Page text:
And of course, ideally you’d go to a high-end place like Jiro to taste the best of the best — the type of experience you’d never be able to have back home.  Sadly, dropping several hundred dollars on one meal just isn’t in the budget, as much as I’d like it to be.

Endo Sushi in Osaka, Japan

There are, however, a bunch of sushi joints in Osaka that are both well-regarded and not absurdly expensive, including the one I just went to, Endo Sushi.  They have a pretty good deal where you get five pieces of sushi for about 13 bucks Canadian — not cheap, certainly, but not unreasonable either.

Sadly, the sushi was quite tasty, but not much more than that — definitely not the mind-blowing sushi experience you might hope for in Japan (I suspect I might have to spring for a Jiro type of place if that’s the goal).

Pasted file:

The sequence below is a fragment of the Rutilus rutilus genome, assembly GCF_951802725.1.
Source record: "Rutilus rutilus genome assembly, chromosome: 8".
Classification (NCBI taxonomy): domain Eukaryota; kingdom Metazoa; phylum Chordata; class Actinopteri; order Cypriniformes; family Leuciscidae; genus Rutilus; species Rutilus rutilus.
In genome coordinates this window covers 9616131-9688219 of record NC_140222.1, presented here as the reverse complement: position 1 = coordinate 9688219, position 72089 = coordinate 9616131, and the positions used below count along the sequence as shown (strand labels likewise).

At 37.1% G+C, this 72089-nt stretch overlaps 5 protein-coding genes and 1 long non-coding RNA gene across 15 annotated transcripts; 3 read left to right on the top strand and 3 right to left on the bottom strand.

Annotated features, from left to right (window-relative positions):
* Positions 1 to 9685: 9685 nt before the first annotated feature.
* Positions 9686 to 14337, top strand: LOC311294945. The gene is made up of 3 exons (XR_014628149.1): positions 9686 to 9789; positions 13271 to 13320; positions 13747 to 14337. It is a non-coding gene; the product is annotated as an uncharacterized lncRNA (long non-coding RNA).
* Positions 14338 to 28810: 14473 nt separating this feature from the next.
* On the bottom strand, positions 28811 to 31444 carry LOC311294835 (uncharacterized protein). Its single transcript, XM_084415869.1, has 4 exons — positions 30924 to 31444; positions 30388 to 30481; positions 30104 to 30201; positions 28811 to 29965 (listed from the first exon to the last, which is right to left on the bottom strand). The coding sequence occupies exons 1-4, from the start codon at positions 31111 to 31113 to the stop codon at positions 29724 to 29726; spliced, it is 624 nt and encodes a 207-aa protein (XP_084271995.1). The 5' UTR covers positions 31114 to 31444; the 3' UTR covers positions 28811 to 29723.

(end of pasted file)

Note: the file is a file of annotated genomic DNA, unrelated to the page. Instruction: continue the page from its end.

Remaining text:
Endo Sushi in Osaka, Japan

There were a few things that I really liked, however.  Each plate had a piece of sushi with otoro tuna, and man, that stuff was good.  Otoro comes from the belly of the fish, and thanks to how fatty it is, it pretty much just melts in your mouth.  It’s like tuna butter.

Endo Sushi in Osaka, Japan

The other highlight was, surprisingly enough, the egg nigiri.  I’ve never quite understood the appeal of this particular type of sushi — the ones I’ve had back home were always slightly rubbery and overcooked.  This one, on the other hand, was almost creamy — it was perfect and eggy, and eating it was a definite eureka moment.  Oh, that’s what that’s supposed to taste like.  Good to know.

Endo Sushi in Osaka, Japan

Otherwise it was fine, but not much better than the best sushi I’ve had back home.  Most disappointingly, the seasoning was off.  Better sushi like this shouldn’t require the usual soy sauce/wasabi combo — it should have already been seasoned by the chef.  But some of the pieces were pretty bland, and others had wasabi applied so prodigiously they were like a roundhouse kick to my nasal passages.